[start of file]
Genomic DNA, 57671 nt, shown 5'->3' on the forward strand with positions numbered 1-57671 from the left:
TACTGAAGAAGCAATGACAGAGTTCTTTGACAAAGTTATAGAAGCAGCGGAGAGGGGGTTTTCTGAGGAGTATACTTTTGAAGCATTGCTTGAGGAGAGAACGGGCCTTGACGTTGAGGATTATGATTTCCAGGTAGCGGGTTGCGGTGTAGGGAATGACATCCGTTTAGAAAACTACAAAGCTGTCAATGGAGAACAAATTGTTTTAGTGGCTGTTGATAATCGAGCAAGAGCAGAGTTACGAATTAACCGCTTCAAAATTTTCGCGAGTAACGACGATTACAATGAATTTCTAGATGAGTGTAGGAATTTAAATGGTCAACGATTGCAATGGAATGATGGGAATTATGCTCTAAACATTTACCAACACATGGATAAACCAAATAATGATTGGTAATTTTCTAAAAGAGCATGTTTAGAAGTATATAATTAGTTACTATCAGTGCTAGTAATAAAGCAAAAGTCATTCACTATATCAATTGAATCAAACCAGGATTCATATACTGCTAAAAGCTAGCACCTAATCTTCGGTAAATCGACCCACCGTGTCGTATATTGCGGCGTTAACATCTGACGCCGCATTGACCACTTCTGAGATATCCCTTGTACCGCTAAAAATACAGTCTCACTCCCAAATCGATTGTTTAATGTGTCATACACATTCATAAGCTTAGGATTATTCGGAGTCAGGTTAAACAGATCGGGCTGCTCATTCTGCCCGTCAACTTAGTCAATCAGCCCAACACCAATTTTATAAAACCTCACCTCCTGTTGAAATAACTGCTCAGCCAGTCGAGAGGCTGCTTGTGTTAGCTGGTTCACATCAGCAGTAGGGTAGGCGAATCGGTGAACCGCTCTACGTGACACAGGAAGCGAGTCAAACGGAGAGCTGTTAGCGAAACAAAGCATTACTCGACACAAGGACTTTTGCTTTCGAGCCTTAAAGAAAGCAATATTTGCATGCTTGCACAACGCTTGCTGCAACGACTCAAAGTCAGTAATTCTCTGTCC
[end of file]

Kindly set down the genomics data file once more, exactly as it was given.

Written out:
Genomic DNA, 57671 nt, shown 5'->3' on the forward strand with positions numbered 1-57671 from the left:
TACTGAAGAAGCAATGACAGAGTTCTTTGACAAAGTTATAGAAGCAGCGGAGAGGGGGTTTTCTGAGGAGTATACTTTTGAAGCATTGCTTGAGGAGAGAACGGGCCTTGACGTTGAGGATTATGATTTCCAGGTAGCGGGTTGCGGTGTAGGGAATGACATCCGTTTAGAAAACTACAAAGCTGTCAATGGAGAACAAATTGTTTTAGTGGCTGTTGATAATCGAGCAAGAGCAGAGTTACGAATTAACCGCTTCAAAATTTTCGCGAGTAACGACGATTACAATGAATTTCTAGATGAGTGTAGGAATTTAAATGGTCAACGATTGCAATGGAATGATGGGAATTATGCTCTAAACATTTACCAACACATGGATAAACCAAATAATGATTGGTAATTTTCTAAAAGAGCATGTTTAGAAGTATATAATTAGTTACTATCAGTGCTAGTAATAAAGCAAAAGTCATTCACTATATCAATTGAATCAAACCAGGATTCATATACTGCTAAAAGCTAGCACCTAATCTTCGGTAAATCGACCCACCGTGTCGTATATTGCGGCGTTAACATCTGACGCCGCATTGACCACTTCTGAGATATCCCTTGTACCGCTAAAAATACAGTCTCACTCCCAAATCGATTGTTTAATGTGTCATACACATTCATAAGCTTAGGATTATTCGGAGTCAGGTTAAACAGATCGGGCTGCTCATTCTGCCCGTCAACTTAGTCAATCAGCCCAACACCAATTTTATAAAACCTCACCTCCTGTTGAAATAACTGCTCAGCCAGTCGAGAGGCTGCTTGTGTTAGCTGGTTCACATCAGCAGTAGGGTAGGCGAATCGGTGAACCGCTCTACGTGACACAGGAAGCGAGTCAAACGGAGAGCTGTTAGCGAAACAAAGCATTACTCGACACAAGGACTTTTGCTTTCGAGCCTTAAAGAAAGCAATATTTGCATGCTTGCACAACGCTTGCTGCAACGACTCAAAGTCAGTAATTCTCTGTCC